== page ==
Laws across each state regarding cannabis differ. If you are caught with product, here is what you can expect. Please note that if you are caught with any product and your product is confiscated, you are placed under arrest, or you face any issues with your cannabis please call or text us immediately at (808) 280-9752.

For an officers' reference:

The Religious Freedom Restoration Act of 1993, Pub. L. No. 103-141, 107 Stat. 1488 (November 16, 1993), codified at 42 U.S.C. § 2000bb through 42 U.S.C. § 2000bb-4 (also known as RFRA), is a 1993 United States federal law that "ensures that interests in religious freedom are protected."[1] The bill was introduced by Congressman Chuck Schumer (D-NY) on March 11, 1993. A companion bill was introduced in the Senate by Ted Kennedy (D-MA) the same day. A unanimous U.S. House and a nearly unanimous U.S. Senate—three senators voted against passage[2]—passed the bill, and President Bill Clinton signed it into law.

RFRA was held unconstitutional by the United States Supreme Court, as applied to the states in the City of Boerne v. Flores decision in 1997, which ruled that the RFRA is not a proper exercise of Congress's enforcement power. However, it continues to be applied to the federal government—for instance, in Gonzales v. O Centro Espirita Beneficente Uniao do Vegetal and Burwell v. Hobby Lobby Stores, Inc.. These cases did not consider whether Congress was violating the Anti-Establishment Clause if it carves out exemptions based on religious laws from federal laws and regulations that it itself has authorized. In response to City of Boerne v. Flores and other related RFR issues, twenty-one individual states have passed State Religious Freedom Restoration Acts that apply to state governments and local municipalities.[3]

To determine if an officer or law enforcement officer is infringing on our member's right to cannabis, an officer only has to apply the "Sherbert Test."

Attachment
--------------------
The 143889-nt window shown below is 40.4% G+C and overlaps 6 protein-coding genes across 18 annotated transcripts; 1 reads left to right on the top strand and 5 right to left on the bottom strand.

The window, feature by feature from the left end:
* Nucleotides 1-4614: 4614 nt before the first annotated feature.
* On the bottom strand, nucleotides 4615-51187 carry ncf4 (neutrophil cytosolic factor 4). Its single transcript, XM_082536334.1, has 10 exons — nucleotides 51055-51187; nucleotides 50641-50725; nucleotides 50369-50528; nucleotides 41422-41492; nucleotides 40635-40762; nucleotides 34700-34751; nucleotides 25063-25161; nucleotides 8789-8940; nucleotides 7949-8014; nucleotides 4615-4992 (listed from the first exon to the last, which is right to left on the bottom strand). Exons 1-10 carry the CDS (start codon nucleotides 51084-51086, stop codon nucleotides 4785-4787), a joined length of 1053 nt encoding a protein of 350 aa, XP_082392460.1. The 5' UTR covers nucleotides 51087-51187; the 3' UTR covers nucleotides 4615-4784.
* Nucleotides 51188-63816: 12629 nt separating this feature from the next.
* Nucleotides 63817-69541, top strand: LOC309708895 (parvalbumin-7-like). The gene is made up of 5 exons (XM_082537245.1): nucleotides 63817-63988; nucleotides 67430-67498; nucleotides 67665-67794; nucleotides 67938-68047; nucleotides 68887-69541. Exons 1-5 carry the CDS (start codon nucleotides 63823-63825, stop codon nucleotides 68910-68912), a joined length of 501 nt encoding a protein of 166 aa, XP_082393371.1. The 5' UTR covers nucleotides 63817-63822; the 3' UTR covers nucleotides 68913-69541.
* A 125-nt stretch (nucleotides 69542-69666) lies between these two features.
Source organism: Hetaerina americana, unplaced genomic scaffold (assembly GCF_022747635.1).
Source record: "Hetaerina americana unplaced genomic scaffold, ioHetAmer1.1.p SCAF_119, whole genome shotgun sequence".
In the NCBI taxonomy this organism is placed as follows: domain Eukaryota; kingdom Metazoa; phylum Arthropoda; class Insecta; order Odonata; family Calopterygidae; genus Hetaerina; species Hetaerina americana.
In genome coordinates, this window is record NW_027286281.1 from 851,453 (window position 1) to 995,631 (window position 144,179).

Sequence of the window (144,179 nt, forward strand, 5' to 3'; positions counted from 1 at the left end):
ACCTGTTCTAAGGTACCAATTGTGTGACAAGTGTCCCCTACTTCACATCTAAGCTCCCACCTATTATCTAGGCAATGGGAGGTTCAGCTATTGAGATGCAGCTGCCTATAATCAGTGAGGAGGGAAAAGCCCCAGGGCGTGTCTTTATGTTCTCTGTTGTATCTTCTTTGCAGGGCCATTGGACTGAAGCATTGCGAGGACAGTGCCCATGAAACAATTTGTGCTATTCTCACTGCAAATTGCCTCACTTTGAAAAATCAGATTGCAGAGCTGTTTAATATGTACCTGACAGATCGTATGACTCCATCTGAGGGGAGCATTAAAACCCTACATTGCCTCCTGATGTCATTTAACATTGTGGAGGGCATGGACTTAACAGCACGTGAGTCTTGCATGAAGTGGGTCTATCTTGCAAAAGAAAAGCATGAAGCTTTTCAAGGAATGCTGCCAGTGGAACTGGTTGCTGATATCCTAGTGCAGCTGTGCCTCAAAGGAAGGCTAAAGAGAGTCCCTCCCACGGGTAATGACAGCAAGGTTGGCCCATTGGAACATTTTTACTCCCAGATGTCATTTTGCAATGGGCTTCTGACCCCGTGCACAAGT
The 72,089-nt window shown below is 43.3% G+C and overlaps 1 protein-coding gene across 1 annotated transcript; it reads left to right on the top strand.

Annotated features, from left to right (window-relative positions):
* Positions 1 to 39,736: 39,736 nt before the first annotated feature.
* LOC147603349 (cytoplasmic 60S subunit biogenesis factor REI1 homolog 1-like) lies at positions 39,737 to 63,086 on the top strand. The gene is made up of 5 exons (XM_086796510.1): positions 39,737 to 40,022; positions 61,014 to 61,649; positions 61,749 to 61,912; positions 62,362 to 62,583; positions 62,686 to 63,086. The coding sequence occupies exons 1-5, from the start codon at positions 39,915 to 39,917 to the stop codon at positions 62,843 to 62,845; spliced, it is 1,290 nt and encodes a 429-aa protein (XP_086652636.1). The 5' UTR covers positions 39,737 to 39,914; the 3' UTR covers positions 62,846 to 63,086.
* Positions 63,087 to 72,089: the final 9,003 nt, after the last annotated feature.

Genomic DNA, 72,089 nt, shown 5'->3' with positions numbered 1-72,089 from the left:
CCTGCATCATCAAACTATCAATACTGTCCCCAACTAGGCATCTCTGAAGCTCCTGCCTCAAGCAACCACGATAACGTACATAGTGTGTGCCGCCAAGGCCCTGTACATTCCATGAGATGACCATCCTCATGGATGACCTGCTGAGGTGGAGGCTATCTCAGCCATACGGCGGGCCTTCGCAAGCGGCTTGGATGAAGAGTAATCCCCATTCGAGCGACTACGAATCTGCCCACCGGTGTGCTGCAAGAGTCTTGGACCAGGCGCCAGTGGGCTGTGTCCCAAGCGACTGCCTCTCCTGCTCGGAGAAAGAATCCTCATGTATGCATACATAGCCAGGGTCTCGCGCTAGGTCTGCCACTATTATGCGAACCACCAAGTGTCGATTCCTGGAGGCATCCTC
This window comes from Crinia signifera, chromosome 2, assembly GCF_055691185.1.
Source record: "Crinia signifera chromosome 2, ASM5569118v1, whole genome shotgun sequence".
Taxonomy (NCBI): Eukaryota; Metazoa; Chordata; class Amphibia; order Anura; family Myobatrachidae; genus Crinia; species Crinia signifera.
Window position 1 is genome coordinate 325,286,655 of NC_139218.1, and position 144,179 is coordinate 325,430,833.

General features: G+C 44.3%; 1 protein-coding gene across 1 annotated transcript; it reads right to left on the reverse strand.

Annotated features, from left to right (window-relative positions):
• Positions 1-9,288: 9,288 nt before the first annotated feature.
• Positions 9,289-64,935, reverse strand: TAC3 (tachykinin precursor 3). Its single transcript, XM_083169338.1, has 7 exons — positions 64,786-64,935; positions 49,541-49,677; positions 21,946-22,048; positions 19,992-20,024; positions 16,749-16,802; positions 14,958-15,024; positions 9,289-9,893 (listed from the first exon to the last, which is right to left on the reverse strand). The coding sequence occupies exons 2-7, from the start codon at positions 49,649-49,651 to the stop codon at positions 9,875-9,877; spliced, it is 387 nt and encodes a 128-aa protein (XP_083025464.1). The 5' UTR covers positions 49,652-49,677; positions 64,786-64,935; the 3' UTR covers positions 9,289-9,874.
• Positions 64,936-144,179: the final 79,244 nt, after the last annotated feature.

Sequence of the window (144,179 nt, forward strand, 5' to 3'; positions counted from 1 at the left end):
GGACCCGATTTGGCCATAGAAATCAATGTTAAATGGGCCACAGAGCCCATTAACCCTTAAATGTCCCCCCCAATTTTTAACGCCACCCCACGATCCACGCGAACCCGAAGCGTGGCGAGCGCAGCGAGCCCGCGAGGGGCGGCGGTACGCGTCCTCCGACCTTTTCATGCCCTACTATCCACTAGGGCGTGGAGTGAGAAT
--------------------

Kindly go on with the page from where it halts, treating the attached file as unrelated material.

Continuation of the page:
The Sherbert Test

In Sherbert, the Court set out a three-prong test for courts to use in determining whether the government has violated an individual's constitutionally-protected right to the free exercise of religion.

  1. The first prong investigates whether government has burdened the individual's free exercise of religion. If government confronts an individual with a choice that pressures the individual to forego a religious practice, whether by imposing a penalty or withholding a benefit, then the government has burdened the individual's free exercise of religion.
  2. However, under this test not all burdens placed on religious exercise are constitutionally prohibited. If the first prong is passed, the government may still constitutionally impose the burden on the individual's free exercise if the government can show
    • it possesses some compelling state interest that justifies the infringement (the compelling interest prong); and
    • no alternative form of regulation can avoid the infringement and still achieve the state's end (the narrow tailoring prong).

Limiting of the Sherbert Test

The Supreme Court sharply curtailed the Sherbert Test in the 1980s, culminating in the 1990 landmark case Employment Division v. Smith. In Smith, the court held that free exercise exemptions were not required from generally applicable laws. In response to the Smith decision, Congress passed the Religious Freedom Restoration Act of 1993 (RFRA) to reinstate the Sherbert Test as a statutory right. RFRA purported to restore strict scrutiny analysis to all free exercise cases in which the plaintiff proves a substantial burden on the free exercise of his or her religion. However, four years later, the court struck down RFRA as applied to Constitutional interpretation. In City of Boerne v. Flores, 521 U.S. 507 (1997), the court found that RFRA, as applied to the states, exceeded Congress's power under Section 5 of the Fourteenth Amendment. But the ruling did not necessarily limit RFRA's effect on interpretation of federal statutes. Using a parliamentary procedure known as unanimous consent, both the House and the Senate re-enacted RFRA's provisions in 2000, in conjunction with adding a similar statutory test to the Religious Land Use and Institutionalized Persons Act (RLUIPA).

Without addressing RFRA's constitutionality, the Supreme Court has held, in Gonzales v. UDV, 546 U.S. 418 (2006), that RFRA applies to other federal statutes. In UDV, the court applied the statutory Sherbert Test created by RFRA and found that the conduct in question—use of a Schedule I drug in a religious ritual—was protected under the First Amendment.

Cannabis posession laws at the state level can be found below. Please note that we will always legally defend our members and our organization from prosecution. If one of our members is arrested, incarcerated, or denied cannabis as part of their religious belief or medicine we will automatically sue any officer, agency, department, or entity that was involved.

Arkansas Cannabis Laws

Arkansas Cannabis Laws

Possession: =<1oz.: up to 1;$1000 Cultivation/delivery/sale: >=1 oz.: 4-10 : $25,000 >=10 lbs.: 5-20; $15,000-$50,000 >=100 lbs.: 6-30; $15,000-$100,000 Sale to minor: 5-20; $15,000 Sale within 100 ft. of a school, public park, community/recreation center,...